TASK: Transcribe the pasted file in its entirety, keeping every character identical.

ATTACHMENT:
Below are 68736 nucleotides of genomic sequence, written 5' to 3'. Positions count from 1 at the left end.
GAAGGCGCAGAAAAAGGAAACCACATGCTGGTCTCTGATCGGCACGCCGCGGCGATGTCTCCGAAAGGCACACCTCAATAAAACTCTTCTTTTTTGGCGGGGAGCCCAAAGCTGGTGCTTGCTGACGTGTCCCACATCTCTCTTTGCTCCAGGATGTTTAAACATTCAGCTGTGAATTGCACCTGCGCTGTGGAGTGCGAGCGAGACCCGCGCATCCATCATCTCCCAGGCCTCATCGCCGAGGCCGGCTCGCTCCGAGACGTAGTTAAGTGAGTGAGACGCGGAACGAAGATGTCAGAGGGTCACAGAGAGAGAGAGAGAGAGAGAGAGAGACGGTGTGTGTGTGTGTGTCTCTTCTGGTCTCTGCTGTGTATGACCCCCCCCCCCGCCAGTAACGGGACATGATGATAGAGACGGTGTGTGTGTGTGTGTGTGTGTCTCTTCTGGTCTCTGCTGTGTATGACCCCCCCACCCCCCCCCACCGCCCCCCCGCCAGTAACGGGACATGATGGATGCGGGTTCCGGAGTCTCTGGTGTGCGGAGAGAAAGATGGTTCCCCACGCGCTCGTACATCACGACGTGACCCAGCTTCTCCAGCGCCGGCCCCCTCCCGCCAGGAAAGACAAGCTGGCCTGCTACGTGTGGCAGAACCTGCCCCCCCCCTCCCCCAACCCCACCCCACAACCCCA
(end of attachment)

Below are 68736 nucleotides of genomic sequence, written 5' to 3'. Positions count from 1 at the left end.
GAAGGCGCAGAAAAAGGAAACCACATGCTGGTCTCTGATCGGCACGCCGCGGCGATGTCTCCGAAAGGCACACCTCAATAAAACTCTTCTTTTTTGGCGGGGAGCCCAAAGCTGGTGCTTGCTGACGTGTCCCACATCTCTCTTTGCTCCAGGATGTTTAAACATTCAGCTGTGAATTGCACCTGCGCTGTGGAGTGCGAGCGAGACCCGCGCATCCATCATCTCCCAGGCCTCATCGCCGAGGCCGGCTCGCTCCGAGACGTAGTTAAGTGAGTGAGACGCGGAACGAAGATGTCAGAGGGTCACAGAGAGAGAGAGAGAGAGAGAGAGAGACGGTGTGTGTGTGTGTGTCTCTTCTGGTCTCTGCTGTGTATGACCCCCCCCCCCGCCAGTAACGGGACATGATGATAGAGACGGTGTGTGTGTGTGTGTGTGTGTCTCTTCTGGTCTCTGCTGTGTATGACCCCCCCACCCCCCCCCACCGCCCCCCCGCCAGTAACGGGACATGATGGATGCGGGTTCCGGAGTCTCTGGTGTGCGGAGAGAAAGATGGTTCCCCACGCGCTCGTACATCACGACGTGACCCAGCTTCTCCAGCGCCGGCCCCCTCCCGCCAGGAAAGACAAGCTGGCCTGCTACGTGTGGCAGAACCTGCCCCCCCCCTCCCCCAACCCCACCCCACAACCCCA